This weekend we celebrate the Thirteenth Sunday in Ordinary Time. In today’s Gospel, Jesus is journeying to Jerusalem with his disciples. Along the way, Jesus shares more about what it means to be an authentic follower of his. In last week’s Gospel passage, Jesus told the disciples that they must deny themselves and take up their cross daily. He told them whoever wishes to save his life will lose it, but whoever loses his life for Christ’s sake will save it. This week’s Gospel passage is from the same chapter of Luke but picks up about 27 verses later. While traveling to Jerusalem, and walking through a Samaritan town, no one welcomes Jesus and his disciples. James and John react by posing a question to Jesus: “Lord, do you want us to call down fire from heaven to consume them?” Jesus rebukes them because a true follower of Jesus does not react in such a manner. Many times we want to “fly off the cuff” at a person or “put them in their place” if we think that the individual has purposefully ignored us, excluded us, hurt us, rejected us, or made an unkind remark to us. Somehow, Jesus understands the motives of people who act a certain way, and he rarely judges them. More often he takes pity on the poor souls. He knows who he is and what he is about and goes on with his mission and the work of the kingdom. After the first encounter in today’s Gospel, one of the disciples tells Jesus that he will follow him wherever he goes. Jesus reminds him and all of them that the Son of Man has nowhere to rest his head. Taking the journey with him may become difficult. As Jesus turns to another and says, “Follow me,” that person explains that he must first go bury his father. Another who desires to follow Jesus wants to go home and bid farewell to his family. The response of Jesus seems harsh. His remarks have less to do with loving one’s family than they do about letting nothing get in the way of one’s “yes” and one’s commitment to following Jesus. Journeying to Jerusalem, Jesus knows that time is of the essence, and that the time is now for one to give a whole-hearted yes to following Jesus: salvation is at hand. Once upon a time, some religious orders and congregations took this passage quite literally. There were many years when those who entered religious life in certain communities were not permitted to visit their families, or attend funerals of family members. That changed about 50 some years ago when we realized we were getting caught up in externals. For instance, when I was a novice, I asked my Novice mistress why we couldn’t go home to see our families when we could do so at least two separate weeks when we were Postulants. I was told that we could only be away from Novitiate for so many days. (I think it was only 10 days we could miss). So, I suggested that they wait until the last ten days of Novitiate to allow us to go home but that idea didn’t go over. Then I asked my Novice Mistress a question: “If we can only miss 10 days of Novitiate, was Novitiate a place? Was I, a Novice, no longer a Novice if I visited my family and was away from the place called Novitiate?” I wondered if they were afraid that we might change our minds about taking vows if we “went back into the world.” Sister Dismas didn’t answer my question. However, a couple of years later, those who were Novices were permitted to go home for a visit. (They did have a different Novice Director). Families are important and they can be very supportive of our vocation, of the path in which God has called us to live our life (whether married, single, priest, deacon, or religious). Jesus never meant to say family was not important, but he did want to emphasize that nothing should get in the way of putting God first in our lives and giving ourselves wholeheartedly to him.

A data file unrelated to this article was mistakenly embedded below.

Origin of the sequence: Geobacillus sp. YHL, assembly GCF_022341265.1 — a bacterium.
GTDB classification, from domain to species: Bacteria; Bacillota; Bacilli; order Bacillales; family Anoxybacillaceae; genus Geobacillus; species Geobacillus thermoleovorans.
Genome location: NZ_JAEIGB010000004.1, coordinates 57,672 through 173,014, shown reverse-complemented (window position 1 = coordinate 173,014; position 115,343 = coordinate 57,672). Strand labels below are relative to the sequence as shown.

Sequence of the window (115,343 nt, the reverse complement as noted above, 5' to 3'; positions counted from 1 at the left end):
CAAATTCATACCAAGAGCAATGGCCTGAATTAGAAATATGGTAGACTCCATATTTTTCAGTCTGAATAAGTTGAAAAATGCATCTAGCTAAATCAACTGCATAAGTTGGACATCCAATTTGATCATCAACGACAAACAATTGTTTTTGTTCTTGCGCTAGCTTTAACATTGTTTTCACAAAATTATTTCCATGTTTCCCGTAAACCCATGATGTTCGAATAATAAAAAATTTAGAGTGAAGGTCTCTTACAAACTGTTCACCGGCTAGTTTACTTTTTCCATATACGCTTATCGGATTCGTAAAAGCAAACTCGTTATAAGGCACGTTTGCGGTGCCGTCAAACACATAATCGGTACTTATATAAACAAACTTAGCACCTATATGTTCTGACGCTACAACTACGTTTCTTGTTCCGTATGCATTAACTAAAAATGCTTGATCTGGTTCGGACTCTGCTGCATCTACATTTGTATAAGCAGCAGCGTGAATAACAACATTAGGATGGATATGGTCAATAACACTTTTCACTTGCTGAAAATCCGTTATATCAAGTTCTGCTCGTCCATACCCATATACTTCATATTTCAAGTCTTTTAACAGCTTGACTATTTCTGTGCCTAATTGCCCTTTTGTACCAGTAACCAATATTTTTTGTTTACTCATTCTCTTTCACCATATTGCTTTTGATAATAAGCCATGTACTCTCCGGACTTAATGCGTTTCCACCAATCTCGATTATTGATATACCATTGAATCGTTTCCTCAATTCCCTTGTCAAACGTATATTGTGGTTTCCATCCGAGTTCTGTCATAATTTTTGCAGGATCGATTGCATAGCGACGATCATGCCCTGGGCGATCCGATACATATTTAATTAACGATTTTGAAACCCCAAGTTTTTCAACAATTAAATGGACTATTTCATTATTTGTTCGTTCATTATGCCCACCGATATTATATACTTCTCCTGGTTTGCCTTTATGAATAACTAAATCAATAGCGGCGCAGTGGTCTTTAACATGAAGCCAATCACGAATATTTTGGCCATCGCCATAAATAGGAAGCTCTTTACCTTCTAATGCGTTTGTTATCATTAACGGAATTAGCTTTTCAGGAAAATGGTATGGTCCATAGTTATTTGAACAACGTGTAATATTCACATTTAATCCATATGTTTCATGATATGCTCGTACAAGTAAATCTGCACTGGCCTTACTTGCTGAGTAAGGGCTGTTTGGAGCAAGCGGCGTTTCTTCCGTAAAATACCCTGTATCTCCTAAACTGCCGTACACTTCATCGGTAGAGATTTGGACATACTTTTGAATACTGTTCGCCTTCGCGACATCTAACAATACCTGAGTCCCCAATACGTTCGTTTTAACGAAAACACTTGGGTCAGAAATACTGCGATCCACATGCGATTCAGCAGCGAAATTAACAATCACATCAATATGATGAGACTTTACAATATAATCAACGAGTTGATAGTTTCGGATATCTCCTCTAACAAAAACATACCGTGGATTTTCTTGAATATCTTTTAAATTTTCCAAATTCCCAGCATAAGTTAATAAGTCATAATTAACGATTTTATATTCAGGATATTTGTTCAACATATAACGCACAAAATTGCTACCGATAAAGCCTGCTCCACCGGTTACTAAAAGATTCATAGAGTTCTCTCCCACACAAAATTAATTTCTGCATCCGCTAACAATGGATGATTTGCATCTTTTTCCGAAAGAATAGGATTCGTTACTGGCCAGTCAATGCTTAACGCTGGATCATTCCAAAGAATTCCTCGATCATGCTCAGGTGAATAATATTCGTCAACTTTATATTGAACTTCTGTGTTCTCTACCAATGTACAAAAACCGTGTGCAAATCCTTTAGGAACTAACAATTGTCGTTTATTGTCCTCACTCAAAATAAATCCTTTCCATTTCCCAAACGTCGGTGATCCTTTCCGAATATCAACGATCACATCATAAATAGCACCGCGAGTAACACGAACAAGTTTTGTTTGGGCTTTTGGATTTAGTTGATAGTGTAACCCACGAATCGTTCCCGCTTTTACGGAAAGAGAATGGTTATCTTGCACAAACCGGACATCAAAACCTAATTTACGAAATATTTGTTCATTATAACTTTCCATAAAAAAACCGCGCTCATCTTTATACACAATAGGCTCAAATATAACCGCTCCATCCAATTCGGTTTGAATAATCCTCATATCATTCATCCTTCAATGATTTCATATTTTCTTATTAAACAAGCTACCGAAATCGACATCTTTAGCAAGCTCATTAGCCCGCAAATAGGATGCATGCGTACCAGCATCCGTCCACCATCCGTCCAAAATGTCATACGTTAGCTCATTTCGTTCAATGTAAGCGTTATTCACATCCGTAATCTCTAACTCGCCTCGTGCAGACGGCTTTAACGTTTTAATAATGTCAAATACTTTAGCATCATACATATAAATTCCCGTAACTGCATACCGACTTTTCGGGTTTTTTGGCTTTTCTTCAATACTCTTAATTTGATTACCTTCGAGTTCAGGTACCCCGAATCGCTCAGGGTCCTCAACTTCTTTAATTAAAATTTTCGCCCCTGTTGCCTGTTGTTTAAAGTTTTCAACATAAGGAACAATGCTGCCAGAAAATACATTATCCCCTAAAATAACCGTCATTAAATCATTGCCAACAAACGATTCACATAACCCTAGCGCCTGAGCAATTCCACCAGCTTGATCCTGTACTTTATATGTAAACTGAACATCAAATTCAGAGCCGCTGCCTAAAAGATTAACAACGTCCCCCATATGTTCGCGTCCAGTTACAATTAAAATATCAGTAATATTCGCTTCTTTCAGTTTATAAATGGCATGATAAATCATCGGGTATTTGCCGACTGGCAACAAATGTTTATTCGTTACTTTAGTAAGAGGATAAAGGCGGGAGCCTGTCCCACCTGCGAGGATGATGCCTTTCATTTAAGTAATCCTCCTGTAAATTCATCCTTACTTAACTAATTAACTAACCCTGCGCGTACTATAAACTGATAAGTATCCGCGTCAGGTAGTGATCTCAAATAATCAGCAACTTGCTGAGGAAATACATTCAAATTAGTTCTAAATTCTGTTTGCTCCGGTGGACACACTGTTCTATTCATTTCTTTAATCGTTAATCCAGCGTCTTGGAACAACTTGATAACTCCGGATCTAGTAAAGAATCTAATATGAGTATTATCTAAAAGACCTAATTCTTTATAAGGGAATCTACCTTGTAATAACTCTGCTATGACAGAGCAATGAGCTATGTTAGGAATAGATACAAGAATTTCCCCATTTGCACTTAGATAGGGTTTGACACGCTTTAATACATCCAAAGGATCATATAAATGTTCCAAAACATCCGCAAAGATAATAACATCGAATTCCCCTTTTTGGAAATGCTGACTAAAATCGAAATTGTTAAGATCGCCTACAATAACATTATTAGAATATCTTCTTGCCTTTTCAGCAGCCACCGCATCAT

We welcome Father Bill Taylor for the 4:00 PM Mass this Saturday. It is always good to have him return and celebrate Mass with us. (If you are keeping up with Father Jim’s schedule, you know that he is teaching the new Order of Celebrating Matrimony in New York for the Diocese of Rockville Center. He returns to Saginaw late Saturday evening and will be present for the 9:30 AM Mass Sunday).